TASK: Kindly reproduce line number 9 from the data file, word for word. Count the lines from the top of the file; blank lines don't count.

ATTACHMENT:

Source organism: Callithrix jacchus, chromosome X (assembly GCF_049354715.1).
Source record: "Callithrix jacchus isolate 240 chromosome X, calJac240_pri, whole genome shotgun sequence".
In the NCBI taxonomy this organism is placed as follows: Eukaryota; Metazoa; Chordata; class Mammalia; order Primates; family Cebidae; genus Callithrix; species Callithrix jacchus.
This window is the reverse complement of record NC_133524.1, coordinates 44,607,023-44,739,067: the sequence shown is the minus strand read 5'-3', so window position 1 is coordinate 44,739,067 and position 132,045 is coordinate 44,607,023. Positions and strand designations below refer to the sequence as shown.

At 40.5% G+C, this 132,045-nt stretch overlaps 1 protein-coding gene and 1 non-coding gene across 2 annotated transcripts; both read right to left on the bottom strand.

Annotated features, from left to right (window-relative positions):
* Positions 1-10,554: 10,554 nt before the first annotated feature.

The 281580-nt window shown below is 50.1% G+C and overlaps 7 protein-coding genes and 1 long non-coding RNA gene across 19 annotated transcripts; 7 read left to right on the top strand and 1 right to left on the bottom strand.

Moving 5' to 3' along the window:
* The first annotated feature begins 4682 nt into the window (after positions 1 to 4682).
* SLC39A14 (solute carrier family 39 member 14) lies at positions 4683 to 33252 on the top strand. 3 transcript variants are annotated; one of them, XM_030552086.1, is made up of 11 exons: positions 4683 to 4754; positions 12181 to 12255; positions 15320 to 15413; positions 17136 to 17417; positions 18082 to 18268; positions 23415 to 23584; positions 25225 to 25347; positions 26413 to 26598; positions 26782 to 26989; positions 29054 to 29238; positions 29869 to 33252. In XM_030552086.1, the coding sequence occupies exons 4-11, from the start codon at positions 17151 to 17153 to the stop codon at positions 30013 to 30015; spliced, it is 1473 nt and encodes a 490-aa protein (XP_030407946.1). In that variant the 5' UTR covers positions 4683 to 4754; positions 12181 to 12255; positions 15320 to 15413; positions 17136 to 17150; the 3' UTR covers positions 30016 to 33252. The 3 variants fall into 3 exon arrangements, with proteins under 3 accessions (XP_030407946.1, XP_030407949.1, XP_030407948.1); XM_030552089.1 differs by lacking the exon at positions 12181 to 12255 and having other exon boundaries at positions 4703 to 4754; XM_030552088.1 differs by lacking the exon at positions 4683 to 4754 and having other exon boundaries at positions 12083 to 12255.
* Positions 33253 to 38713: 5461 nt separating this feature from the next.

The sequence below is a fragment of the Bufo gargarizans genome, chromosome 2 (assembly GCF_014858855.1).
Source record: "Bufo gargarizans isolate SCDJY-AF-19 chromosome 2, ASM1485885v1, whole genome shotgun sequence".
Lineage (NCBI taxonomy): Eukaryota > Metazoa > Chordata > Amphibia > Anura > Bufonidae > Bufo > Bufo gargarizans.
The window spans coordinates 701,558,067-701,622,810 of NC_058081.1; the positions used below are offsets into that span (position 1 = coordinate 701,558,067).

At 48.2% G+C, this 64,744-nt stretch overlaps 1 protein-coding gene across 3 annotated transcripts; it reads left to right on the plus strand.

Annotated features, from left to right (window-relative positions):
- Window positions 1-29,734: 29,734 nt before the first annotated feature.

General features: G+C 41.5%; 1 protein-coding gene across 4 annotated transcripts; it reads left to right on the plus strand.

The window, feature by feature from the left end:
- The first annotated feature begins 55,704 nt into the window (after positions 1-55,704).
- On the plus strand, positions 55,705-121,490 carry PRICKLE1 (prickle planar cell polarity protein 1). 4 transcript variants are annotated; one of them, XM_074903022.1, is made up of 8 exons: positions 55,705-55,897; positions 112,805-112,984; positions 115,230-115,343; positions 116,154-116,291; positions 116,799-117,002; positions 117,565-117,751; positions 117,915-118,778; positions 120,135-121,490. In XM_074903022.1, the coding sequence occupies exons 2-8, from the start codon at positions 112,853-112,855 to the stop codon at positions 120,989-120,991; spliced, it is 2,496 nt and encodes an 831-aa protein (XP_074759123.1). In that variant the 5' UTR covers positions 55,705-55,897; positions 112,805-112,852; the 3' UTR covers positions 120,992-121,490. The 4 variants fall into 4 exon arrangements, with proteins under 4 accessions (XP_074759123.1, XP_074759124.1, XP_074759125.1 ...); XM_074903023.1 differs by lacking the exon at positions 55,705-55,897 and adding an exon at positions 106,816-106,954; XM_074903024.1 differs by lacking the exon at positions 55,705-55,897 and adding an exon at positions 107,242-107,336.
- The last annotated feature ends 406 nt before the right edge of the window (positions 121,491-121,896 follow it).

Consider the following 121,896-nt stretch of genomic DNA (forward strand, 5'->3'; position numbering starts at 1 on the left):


Moving 5' to 3' along the window: